With that mindset on the part of many people, however, very few arguments are going to make any difference. We can tell people, "If you abort a child, you are committing murder," and the answer comes back, "No, I'm not. It's just a fetus; it's not a person; we don't know when human life begins." We can argue, "This child has a right to life," and the answer will be, "Well, so does its mother, and if she has this child, it will totally destroy her life." We can preach, "The Bible says, 'You shall not kill,'" and the response is, "Well, isn't it worse to have unwanted children, who end up abused or starved to death?" You see, dear friends, we can argue until we're blue in the face--we've been doing it for years--but what we're finally up against are some basic beliefs and presuppositions that determine how the argument comes out. And until we get at those basic assumptions and turn them around, our arguments will inevitably fall on deaf ears.

Now one of the basic assumptions of our society, of course, is that the woman with a problem pregnancy rarely has anyone to whom she can turn for help and so it's necessary for her to have an abortion. And despite the fact that there are crisis pregnancy centers in this country, for most women facing difficult choices connected with unwanted pregnancies, that assumption is true--to the ongoing shame of the Christian Church. You see, our approach to the problem of abortion has been largely theoretical, hasn't it? We have said that abortion is a sin against God. We have deplored the fact that there are 1-1/2 million abortions every year and that most of them are obtained by white women under the age of 25 who have never been married and never had a child. But when it has come right down to it, most of our churches have not established or supported counseling centers for pregnant women. Most have not set up adoption alternatives. Most have not offered to support a woman through nine months of pregnancy. Most have not become sheltering churches and provided the means to enable a woman to keep her child or received that woman and her child into the congregation as valued members. No, for all practical purposes, we Presbyterians have simply said to a woman in difficulty, "Abort your child." And if we're going to win this battle, that has got to change. We've got to get to work, establishing practical means to help those women with problem pregnancies who so desperately need our help, and frankly I think that's one of things that PPL chapters across the country should be doing. In other words, we've got to start putting our action where our mouths are.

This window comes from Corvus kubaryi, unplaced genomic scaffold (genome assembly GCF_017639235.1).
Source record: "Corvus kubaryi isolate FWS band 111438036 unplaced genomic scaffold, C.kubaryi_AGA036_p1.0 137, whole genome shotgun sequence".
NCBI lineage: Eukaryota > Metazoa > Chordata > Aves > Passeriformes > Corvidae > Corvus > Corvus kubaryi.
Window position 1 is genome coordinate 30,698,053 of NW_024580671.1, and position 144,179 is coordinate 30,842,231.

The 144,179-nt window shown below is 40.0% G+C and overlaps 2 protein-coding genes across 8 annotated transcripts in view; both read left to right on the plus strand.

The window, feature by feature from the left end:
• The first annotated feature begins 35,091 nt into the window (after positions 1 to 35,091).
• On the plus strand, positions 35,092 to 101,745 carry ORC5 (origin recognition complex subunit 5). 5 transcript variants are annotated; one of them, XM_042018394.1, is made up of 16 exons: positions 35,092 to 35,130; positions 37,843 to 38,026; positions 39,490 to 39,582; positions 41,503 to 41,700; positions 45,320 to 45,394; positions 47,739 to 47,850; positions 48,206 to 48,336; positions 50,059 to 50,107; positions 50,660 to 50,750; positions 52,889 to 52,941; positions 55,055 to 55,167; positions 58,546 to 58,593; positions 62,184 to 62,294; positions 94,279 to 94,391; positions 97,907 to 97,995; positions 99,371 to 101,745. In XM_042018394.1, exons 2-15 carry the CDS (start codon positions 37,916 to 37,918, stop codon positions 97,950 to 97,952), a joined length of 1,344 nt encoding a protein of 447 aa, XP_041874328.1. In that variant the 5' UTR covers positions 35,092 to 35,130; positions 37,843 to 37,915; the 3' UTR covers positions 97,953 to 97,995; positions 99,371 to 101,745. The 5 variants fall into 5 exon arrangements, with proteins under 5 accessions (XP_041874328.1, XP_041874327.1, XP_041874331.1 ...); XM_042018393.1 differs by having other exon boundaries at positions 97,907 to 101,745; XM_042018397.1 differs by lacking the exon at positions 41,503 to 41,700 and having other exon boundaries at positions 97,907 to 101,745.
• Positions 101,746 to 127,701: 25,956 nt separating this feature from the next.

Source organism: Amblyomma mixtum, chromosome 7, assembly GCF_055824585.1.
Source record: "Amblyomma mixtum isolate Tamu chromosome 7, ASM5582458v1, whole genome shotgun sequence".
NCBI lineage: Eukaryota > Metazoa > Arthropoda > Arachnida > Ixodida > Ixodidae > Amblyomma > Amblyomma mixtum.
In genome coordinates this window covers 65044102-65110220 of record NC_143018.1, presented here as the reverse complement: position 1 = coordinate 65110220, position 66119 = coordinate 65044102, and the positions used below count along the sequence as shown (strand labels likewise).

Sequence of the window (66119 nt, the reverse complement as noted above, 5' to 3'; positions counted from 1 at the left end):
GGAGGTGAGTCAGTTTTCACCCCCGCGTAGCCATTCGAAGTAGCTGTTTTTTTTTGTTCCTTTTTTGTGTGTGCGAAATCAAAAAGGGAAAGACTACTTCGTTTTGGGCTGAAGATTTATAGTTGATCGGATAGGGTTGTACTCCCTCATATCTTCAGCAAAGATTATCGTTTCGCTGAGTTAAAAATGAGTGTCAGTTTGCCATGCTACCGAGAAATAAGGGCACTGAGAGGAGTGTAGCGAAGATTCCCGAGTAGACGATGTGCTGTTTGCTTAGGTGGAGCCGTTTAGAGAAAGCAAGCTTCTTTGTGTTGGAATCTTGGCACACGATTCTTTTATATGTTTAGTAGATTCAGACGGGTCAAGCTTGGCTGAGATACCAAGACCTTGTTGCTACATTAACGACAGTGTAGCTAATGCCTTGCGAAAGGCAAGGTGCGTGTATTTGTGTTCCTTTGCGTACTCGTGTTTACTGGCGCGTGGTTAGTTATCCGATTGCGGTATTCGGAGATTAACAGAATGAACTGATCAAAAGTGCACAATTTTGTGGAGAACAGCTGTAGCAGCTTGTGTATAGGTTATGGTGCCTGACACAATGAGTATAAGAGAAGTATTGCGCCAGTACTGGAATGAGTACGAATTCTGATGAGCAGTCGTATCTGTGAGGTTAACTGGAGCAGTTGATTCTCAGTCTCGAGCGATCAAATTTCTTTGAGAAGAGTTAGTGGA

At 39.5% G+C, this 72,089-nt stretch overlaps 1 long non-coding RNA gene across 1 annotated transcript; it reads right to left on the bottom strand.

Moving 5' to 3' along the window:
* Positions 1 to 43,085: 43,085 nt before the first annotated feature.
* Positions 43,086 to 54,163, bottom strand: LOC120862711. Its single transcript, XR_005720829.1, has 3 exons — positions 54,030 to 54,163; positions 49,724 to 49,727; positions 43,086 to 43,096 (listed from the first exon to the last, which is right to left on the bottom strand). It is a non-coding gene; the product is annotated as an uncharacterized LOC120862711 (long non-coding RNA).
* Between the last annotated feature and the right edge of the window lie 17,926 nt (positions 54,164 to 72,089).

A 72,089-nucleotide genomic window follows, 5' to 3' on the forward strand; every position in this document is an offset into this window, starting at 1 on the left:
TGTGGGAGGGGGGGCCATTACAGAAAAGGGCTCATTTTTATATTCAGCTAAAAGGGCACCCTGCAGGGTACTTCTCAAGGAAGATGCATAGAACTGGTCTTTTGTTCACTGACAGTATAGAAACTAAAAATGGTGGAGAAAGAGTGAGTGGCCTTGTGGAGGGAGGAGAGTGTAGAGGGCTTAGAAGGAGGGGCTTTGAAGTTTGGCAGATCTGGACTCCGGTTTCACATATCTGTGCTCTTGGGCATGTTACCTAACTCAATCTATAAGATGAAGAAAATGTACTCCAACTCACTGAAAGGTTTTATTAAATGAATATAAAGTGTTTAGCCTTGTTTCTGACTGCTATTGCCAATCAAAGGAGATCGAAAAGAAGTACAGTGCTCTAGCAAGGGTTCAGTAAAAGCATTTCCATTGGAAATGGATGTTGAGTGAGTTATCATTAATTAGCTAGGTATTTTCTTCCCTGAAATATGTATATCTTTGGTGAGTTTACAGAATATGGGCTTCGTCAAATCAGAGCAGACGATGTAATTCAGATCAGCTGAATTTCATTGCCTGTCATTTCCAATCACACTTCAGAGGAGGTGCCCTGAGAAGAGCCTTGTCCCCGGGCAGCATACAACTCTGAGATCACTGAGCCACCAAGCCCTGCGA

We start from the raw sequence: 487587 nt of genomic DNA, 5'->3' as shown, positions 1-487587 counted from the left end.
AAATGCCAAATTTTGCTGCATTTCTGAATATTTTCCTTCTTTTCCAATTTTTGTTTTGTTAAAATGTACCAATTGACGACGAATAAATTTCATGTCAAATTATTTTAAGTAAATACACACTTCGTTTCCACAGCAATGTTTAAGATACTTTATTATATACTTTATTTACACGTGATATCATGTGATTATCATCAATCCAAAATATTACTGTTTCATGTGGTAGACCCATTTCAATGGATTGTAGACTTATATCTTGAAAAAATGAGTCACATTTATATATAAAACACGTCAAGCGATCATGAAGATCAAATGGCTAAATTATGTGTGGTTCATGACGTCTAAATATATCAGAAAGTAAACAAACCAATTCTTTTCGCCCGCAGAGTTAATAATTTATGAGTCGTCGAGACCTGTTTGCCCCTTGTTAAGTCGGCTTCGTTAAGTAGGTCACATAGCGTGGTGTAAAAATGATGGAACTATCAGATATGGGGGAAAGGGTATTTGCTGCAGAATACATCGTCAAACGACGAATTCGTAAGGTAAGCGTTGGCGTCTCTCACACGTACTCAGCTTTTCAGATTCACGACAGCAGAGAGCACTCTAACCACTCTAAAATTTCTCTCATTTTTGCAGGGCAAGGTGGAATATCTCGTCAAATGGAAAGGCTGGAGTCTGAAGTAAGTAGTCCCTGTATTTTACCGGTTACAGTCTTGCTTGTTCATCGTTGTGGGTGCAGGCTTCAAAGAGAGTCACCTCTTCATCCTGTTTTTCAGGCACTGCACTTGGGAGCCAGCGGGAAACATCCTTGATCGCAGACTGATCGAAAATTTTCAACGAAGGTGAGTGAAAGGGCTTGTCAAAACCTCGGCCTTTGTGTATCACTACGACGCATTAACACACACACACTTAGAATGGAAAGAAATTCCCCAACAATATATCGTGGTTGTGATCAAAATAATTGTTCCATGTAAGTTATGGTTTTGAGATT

A second basic assumption of many people, including most pastors and church members, is that abortion is a fringe issue. As we searched for support for the Minority Report before the last General Assembly, we found time and again that many clergy and theologians and leading laity had never really thought about abortion in connection with their faith. It was not their problem, they thought, because it did not concern those primary responsibilities of the church to preach the Gospel and pastor the sheep and teach the faith. As the wife of one clergyman remarked after the Majority report was adopted last year, "now we can leave this behind us, and get back to what the church is supposed to be doing." Abortion is a fringe issue for many people, an isolated issue, and it does not concern the heart of their faith.

In our particular society, of course, that is just sheer blindness to what is happening, because increasingly we are being treated to the cheapening and careless disregard of human life. Of what are we reading in the newspapers these days?--of euthanasia and assisted suicide, of medical care withdrawn from the elderly, unproductive members of society, of teenage murderers given slaps on the wrist and turned back on the streets. Human life is very cheap in our time. You can get killed in any one of our big cities just because someone wants your sneakers or the new jacket you are wearing. And yes, an unborn child can be killed in the womb, because it interrupts someone's comfortable lifestyle or a college student's plans for the future. Human life is growing cheaper and cheaper, and the church ignores that at its peril.